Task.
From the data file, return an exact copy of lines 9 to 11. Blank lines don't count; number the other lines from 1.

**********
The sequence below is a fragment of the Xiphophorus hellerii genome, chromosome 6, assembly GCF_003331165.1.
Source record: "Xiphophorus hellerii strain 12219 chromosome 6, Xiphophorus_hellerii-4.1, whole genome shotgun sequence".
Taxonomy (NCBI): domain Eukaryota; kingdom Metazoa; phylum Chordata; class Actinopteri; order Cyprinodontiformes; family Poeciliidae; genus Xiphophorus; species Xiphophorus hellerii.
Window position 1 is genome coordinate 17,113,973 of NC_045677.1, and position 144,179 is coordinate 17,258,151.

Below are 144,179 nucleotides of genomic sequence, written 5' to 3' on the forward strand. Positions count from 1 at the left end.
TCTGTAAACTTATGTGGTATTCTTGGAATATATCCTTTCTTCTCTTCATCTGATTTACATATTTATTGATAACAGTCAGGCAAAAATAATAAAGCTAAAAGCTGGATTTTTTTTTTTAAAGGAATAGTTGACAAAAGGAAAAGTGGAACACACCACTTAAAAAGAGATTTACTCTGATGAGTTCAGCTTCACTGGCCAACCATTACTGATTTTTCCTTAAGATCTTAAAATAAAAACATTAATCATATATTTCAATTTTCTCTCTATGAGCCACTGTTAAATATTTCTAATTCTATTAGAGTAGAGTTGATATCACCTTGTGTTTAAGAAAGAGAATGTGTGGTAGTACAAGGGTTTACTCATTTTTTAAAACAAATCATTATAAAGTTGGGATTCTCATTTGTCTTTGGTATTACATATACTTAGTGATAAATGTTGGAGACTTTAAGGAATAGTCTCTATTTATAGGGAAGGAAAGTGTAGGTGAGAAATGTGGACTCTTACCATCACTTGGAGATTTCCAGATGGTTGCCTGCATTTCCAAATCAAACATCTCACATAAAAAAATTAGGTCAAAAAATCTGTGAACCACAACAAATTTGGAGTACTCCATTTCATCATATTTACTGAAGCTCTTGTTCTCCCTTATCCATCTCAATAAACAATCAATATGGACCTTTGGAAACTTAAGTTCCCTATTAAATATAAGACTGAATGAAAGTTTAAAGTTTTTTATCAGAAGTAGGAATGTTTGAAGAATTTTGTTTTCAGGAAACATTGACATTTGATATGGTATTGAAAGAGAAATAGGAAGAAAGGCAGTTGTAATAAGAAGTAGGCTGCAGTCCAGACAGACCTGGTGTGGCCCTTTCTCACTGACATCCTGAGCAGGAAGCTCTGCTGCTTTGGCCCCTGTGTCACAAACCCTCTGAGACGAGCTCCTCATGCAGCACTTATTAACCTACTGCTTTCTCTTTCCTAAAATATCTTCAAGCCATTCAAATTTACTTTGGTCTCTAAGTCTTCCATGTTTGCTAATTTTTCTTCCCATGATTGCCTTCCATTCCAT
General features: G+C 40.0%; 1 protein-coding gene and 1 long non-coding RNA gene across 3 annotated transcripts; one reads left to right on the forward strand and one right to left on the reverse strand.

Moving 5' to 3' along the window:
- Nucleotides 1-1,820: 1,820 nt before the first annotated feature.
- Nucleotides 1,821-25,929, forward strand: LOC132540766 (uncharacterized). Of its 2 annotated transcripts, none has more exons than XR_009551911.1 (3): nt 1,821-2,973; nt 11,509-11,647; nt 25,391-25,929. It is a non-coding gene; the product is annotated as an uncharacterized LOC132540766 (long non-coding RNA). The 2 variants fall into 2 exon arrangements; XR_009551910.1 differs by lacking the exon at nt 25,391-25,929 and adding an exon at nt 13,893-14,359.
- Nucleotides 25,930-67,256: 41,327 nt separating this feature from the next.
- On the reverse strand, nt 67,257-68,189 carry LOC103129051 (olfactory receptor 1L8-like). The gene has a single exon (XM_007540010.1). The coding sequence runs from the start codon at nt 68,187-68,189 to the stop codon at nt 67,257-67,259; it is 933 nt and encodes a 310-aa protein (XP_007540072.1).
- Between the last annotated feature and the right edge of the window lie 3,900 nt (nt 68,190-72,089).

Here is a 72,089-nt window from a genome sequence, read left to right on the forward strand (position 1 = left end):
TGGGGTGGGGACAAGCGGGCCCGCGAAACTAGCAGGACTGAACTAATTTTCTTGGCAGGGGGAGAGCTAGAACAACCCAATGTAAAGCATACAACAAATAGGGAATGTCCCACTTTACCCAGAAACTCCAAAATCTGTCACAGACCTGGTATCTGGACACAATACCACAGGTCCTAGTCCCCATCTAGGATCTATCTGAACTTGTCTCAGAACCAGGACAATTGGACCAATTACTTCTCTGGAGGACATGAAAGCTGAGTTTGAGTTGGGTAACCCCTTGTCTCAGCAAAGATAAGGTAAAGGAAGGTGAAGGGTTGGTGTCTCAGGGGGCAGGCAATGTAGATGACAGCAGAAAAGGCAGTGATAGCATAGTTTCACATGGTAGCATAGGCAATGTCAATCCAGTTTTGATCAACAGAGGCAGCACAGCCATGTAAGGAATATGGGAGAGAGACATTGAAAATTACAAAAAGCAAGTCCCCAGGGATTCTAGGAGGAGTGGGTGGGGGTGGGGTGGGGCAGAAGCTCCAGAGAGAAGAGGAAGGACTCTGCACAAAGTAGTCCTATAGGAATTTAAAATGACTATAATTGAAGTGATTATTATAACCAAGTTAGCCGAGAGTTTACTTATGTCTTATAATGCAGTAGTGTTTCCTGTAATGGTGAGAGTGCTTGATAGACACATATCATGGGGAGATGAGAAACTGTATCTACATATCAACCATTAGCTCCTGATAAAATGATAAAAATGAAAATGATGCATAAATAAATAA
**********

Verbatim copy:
- Nucleotides 1-1,820: 1,820 nt before the first annotated feature.
- Nucleotides 1,821-25,929, forward strand: LOC132540766 (uncharacterized). Of its 2 annotated transcripts, none has more exons than XR_009551911.1 (3): nt 1,821-2,973; nt 11,509-11,647; nt 25,391-25,929. It is a non-coding gene; the product is annotated as an uncharacterized LOC132540766 (long non-coding RNA). The 2 variants fall into 2 exon arrangements; XR_009551910.1 differs by lacking the exon at nt 25,391-25,929 and adding an exon at nt 13,893-14,359.
- Nucleotides 25,930-67,256: 41,327 nt separating this feature from the next.